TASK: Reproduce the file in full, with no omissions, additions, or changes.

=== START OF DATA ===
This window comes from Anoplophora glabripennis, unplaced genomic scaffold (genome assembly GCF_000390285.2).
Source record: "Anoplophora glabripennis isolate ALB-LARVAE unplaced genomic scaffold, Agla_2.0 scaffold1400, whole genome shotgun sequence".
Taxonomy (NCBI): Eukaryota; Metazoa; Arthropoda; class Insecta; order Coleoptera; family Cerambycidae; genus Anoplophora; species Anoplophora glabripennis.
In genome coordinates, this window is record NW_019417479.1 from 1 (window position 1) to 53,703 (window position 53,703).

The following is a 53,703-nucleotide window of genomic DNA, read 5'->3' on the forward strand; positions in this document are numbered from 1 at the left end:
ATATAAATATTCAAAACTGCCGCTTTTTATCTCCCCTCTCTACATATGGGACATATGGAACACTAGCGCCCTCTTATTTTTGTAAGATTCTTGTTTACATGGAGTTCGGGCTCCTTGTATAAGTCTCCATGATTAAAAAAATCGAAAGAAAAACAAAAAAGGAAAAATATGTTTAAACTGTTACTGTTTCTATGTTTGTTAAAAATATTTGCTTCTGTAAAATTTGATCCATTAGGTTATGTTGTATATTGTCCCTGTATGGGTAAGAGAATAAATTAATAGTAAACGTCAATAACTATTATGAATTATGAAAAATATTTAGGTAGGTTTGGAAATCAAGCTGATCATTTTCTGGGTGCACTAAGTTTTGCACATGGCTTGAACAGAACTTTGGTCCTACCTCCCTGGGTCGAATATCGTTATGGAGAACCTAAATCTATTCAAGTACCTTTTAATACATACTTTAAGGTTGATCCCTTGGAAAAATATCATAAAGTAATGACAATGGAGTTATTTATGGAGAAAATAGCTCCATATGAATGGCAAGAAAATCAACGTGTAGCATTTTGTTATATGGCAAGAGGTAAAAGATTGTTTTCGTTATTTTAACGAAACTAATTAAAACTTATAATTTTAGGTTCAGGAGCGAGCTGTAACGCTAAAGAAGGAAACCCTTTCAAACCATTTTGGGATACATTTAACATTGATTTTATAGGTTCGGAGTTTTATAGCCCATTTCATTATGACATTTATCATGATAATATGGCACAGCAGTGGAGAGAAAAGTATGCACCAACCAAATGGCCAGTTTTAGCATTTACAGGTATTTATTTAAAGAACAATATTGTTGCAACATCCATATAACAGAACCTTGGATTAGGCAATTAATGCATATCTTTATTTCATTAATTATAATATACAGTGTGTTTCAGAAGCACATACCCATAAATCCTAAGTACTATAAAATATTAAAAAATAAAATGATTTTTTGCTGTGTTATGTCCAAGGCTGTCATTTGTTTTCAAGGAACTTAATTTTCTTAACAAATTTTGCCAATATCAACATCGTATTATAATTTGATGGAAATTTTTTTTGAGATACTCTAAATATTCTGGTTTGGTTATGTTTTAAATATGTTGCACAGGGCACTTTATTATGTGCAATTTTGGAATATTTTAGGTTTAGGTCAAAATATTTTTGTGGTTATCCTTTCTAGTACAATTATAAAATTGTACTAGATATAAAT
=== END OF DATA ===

This window comes from Anoplophora glabripennis, unplaced genomic scaffold (genome assembly GCF_000390285.2).
Source record: "Anoplophora glabripennis isolate ALB-LARVAE unplaced genomic scaffold, Agla_2.0 scaffold1400, whole genome shotgun sequence".
Taxonomy (NCBI): Eukaryota; Metazoa; Arthropoda; class Insecta; order Coleoptera; family Cerambycidae; genus Anoplophora; species Anoplophora glabripennis.
In genome coordinates, this window is record NW_019417479.1 from 1 (window position 1) to 53,703 (window position 53,703).

The following is a 53,703-nucleotide window of genomic DNA, read 5'->3' on the forward strand; positions in this document are numbered from 1 at the left end:
ATATAAATATTCAAAACTGCCGCTTTTTATCTCCCCTCTCTACATATGGGACATATGGAACACTAGCGCCCTCTTATTTTTGTAAGATTCTTGTTTACATGGAGTTCGGGCTCCTTGTATAAGTCTCCATGATTAAAAAAATCGAAAGAAAAACAAAAAAGGAAAAATATGTTTAAACTGTTACTGTTTCTATGTTTGTTAAAAATATTTGCTTCTGTAAAATTTGATCCATTAGGTTATGTTGTATATTGTCCCTGTATGGGTAAGAGAATAAATTAATAGTAAACGTCAATAACTATTATGAATTATGAAAAATATTTAGGTAGGTTTGGAAATCAAGCTGATCATTTTCTGGGTGCACTAAGTTTTGCACATGGCTTGAACAGAACTTTGGTCCTACCTCCCTGGGTCGAATATCGTTATGGAGAACCTAAATCTATTCAAGTACCTTTTAATACATACTTTAAGGTTGATCCCTTGGAAAAATATCATAAAGTAATGACAATGGAGTTATTTATGGAGAAAATAGCTCCATATGAATGGCAAGAAAATCAACGTGTAGCATTTTGTTATATGGCAAGAGGTAAAAGATTGTTTTCGTTATTTTAACGAAACTAATTAAAACTTATAATTTTAGGTTCAGGAGCGAGCTGTAACGCTAAAGAAGGAAACCCTTTCAAACCATTTTGGGATACATTTAACATTGATTTTATAGGTTCGGAGTTTTATAGCCCATTTCATTATGACATTTATCATGATAATATGGCACAGCAGTGGAGAGAAAAGTATGCACCAACCAAATGGCCAGTTTTAGCATTTACAGGTATTTATTTAAAGAACAATATTGTTGCAACATCCATATAACAGAACCTTGGATTAGGCAATTAATGCATATCTTTATTTCATTAATTATAATATACAGTGTGTTTCAGAAGCACATACCCATAAATCCTAAGTACTATAAAATATTAAAAAATAAAATGATTTTTTGCTGTGTTATGTCCAAGGCTGTCATTTGTTTTCAAGGAACTTAATTTTCTTAACAAATTTTGCCAATATCAACATCGTATTATAATTTGATGGAAATTTTTTTTGAGATACTCTAAATATTCTGGTTTGGTTATGTTTTAAATATGTTGCACAGGGCACTTTATTATGTGCAATTTTGGAATATTTTAGGTTTAGGTCAAAATATTTTTGTGGTTATCCTTTCTAGTACAATTATAAAATTGTACTAGATATAAAT